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Chris Aubeck provided an 1858 airship sighting in his book with Jacques Vallee, Wonders in the Sky [Jeremy P. Tarcher/Penguin, New York, 2009, Page 325 ff.].
A Mr. Henry Wallace saw “a large and curiously constructed vessel…[with] A number of very tall people [aboard it],” which the recorder [Mr. Wallace] of the event believes was “a vessel from Venus, Mercury, or the planet Mars, on a visit of pleasure or exploration, or some other cause.” [Page 326]
Wallace elaborated: “The vessel was evidently worked by wheels and other mechanical appendages, all of which worked with a precision and a degree of beauty never yet attained by any mechanical skill upon this planet.” [ibid]
“This was no phantom that disappeared in a twinkling [Wallace continued] … but this aerial ship was guided, propelled and steered through the atmosphere with the most scientific system and regularity, about sic miles per hour, though, doubtless, from the appearance of her machinery, she was capable of going thousands of miles an hour.” [ibid]
Mr. Aubeck indicates that the source of this story was Dr. William Earl, in The Illustrated Silent Friend, embracing subjects never before scientifically discussed (New York, 1858).
Mr. Aubeck also noted that he couldn’t verify the story, “the claim rest[ing] on the veracity of names that cannot be verified today.” [ibid]
This story would be (will be) dismissed by those who need more evidentiary proof.
Imaginative types will find it intriguing, not as a true account perhaps, but as an imaginative fiction or fantasy on the part of Mr. Wallace or Mr. Earl.
What is interesting, no matter what stance one takes about the account, is how the portrayer “reported” it: from a planet in our Solar System, with tall beings on board, and an advanced machine (although it is primitive by our flying craft configurations today).
Why tall beings?
Did Mr. Wallace actually see such beings? Or was his fantasy impregnated by what persons thought outer space beings would be like….tall and imposing, not short or weak looking, as the “grays” are depicted by fictive accounts today?
What changed in the human mind-set, from 1858 to 1961 (the Hill account)? Aside from the dwarf-like entities of the 1950s (mostly in countries outside the United States), most beings were either normal size (pretty much) – the Villas Boas case – or less than tall, with exceptions, such as Voronezh .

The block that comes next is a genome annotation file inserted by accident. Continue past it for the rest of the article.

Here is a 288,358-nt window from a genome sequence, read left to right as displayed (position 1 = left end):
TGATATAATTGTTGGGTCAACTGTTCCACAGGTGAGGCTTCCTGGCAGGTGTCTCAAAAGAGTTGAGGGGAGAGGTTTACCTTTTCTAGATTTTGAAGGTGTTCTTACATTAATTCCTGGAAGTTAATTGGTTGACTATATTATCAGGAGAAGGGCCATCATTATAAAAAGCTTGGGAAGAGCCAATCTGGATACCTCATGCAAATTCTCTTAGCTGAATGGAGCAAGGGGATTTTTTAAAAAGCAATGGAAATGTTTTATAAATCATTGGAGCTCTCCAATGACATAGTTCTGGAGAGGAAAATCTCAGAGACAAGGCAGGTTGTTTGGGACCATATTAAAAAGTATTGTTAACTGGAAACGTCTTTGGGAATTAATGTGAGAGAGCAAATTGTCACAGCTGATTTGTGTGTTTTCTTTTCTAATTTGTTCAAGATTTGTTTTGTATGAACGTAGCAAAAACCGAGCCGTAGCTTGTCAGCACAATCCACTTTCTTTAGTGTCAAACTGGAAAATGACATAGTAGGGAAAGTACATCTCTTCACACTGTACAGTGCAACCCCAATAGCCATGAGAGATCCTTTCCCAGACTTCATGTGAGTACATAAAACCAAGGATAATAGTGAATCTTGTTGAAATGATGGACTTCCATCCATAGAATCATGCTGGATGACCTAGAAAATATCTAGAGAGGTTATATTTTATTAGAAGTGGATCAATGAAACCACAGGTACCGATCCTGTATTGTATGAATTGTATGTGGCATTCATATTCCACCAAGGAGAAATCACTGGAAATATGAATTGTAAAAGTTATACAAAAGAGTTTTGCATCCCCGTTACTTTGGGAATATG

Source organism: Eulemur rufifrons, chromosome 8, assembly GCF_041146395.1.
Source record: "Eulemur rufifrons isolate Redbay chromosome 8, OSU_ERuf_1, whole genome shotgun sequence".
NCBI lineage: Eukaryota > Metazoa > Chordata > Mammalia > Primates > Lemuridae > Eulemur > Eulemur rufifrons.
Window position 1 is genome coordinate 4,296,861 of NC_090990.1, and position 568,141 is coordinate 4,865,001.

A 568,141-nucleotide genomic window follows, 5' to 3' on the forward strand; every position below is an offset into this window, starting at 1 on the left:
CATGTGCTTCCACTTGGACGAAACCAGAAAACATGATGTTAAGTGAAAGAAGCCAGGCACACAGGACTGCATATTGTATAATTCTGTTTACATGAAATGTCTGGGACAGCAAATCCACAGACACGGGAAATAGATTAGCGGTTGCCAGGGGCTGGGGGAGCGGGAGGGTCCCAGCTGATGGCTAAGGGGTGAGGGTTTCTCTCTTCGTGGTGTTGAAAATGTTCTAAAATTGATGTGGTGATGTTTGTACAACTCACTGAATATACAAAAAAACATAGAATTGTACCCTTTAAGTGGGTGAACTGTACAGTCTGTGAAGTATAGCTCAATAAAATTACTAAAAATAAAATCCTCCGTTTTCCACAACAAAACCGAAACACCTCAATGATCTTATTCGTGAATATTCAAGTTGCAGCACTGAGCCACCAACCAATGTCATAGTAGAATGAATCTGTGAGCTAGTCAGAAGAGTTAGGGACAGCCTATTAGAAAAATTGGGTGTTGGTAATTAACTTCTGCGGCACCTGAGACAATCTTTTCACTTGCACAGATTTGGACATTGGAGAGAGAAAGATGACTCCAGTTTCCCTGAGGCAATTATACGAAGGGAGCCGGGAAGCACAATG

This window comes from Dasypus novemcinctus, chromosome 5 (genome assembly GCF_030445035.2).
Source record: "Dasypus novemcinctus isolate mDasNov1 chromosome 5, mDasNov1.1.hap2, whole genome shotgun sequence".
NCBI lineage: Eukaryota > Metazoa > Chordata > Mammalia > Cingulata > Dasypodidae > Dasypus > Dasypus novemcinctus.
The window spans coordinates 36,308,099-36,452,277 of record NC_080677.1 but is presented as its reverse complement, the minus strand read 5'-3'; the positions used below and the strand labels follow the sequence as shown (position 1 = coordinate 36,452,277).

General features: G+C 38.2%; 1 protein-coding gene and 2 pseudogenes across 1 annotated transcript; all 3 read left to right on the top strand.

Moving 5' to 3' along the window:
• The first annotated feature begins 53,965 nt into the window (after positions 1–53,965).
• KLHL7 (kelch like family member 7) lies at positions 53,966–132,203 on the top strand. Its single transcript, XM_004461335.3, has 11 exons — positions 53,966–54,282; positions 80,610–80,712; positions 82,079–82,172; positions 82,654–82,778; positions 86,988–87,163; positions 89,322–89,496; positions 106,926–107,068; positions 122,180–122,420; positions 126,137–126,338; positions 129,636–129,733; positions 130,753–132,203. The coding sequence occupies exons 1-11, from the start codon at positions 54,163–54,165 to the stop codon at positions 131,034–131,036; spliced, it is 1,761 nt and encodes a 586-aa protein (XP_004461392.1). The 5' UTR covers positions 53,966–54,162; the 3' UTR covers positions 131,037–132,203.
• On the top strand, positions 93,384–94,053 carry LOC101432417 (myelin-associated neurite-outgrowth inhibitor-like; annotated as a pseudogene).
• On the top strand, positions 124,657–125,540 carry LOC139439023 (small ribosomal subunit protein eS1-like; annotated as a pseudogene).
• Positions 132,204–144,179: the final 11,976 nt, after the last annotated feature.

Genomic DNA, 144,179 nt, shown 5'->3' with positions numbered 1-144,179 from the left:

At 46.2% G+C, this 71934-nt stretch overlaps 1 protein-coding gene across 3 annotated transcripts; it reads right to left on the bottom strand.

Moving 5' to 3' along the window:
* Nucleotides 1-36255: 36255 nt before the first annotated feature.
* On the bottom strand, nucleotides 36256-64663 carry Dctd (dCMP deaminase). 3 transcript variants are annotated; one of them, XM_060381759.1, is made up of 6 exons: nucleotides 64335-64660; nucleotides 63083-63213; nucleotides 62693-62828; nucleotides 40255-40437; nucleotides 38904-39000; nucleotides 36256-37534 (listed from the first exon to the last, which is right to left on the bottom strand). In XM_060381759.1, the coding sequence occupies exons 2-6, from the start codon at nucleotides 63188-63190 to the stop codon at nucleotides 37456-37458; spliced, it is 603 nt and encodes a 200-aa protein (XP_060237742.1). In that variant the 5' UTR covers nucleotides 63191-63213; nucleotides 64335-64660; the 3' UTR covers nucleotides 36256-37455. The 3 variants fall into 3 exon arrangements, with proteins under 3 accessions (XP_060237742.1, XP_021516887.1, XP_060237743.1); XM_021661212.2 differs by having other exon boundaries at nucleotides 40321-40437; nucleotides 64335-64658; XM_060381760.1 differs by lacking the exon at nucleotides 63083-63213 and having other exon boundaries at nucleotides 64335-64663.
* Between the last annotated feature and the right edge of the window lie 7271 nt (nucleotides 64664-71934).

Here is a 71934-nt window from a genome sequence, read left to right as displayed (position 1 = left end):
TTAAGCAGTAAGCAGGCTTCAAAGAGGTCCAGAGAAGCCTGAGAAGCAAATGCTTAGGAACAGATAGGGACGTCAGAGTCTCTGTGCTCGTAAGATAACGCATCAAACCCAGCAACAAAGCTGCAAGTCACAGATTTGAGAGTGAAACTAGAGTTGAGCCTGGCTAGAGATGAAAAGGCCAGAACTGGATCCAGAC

Such reported details, as that of Wallace et al., could be used to determine what stories have a kind of veracity or indicate a made-up account, either duplicitously or because of a mental malfunction.
Is there any practical value in making such an effort?
An account of “tall beings” in 1858 can’t be proven as true, at this late stage of the game.
And reports of “grays” are besotted by the “little gray meme” now ubiquitous in the cultural consciousness so that pursuit can’t bear fruit, really.
What one ends up dealing with is the psychopathology of the cultural milieu in which being-reports accrue.
That is an anthropological query or pursuit, one which has little value, academically and no value practically.
Mr. Aubeck’s rendition titillates somewhat, that’s all.
It tells us what one person from the mid-Nineteenth Century thought about life beyond the Earth; it’s the Jules Verne approach to extraterrestrial life, which is for imaginations, not journalism or reality.
Today’s UFO reports have to be seen in the same way, as part of the collective meme, nothing more.
Beings from outer space, whether real or not (actually not), have no impact on human life, then or now.
Paying too much attention (or any attention) to such fantastic tales is not mentally healthy or imbued with human value.
Why we do it is a matter for the sociologist, not the recorder of what is meaningful for life, here and now….”meaningful” being the operative word here.